German traders didn’t have to stray far from the trading floor of the Fondaco dei Tedeschi to pray for an upswing in the market for their goods. Through several incarnations and shifting fortunes, this church attended to the spiritual needs of Venice’s active German trading community. These days, it's rarely open.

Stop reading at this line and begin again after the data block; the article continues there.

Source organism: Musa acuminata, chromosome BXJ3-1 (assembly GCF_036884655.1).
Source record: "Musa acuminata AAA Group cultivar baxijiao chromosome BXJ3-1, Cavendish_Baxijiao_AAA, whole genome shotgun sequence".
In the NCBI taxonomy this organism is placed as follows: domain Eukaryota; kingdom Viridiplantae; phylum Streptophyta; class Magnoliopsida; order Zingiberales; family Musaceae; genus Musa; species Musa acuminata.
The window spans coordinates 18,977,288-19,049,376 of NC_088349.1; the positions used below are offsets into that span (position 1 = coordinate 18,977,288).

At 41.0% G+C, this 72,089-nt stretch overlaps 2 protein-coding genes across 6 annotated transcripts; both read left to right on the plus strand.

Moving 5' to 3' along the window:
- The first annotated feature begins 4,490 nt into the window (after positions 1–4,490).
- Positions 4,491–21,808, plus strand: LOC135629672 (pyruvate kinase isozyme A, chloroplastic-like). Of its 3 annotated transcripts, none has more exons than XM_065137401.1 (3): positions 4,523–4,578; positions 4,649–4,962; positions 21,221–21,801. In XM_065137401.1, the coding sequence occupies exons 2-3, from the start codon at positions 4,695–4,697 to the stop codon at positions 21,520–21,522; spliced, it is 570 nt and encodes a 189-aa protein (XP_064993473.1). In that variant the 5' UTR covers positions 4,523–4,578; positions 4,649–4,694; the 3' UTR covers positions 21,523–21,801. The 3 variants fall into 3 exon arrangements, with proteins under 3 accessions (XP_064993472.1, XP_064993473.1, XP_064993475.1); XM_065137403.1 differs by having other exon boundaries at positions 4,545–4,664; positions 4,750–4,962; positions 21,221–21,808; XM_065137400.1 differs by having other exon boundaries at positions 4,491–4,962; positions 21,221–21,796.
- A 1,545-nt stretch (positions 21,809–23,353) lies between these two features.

Originally a three-aisled church built in 1170, San Bartolomeo’s style was cramped by the buildings that cropped up around it after the Rialto bridge was completed. The current look is the result of a 1723 reworking by Giovanni Scalfarotto, whose sombre approach to exterior decoration was befitting a church dedicated to a martyr who was skinned alive – note the grimacing figure above the door to the 1755 bell tower, capped with a Bavarian onion dome. If you find it open for visits or concerts, you may be surprised by the crystalline colours of Palma il Giovane paintings inside; other key works have been moved to the Gallerie dell’Accademia.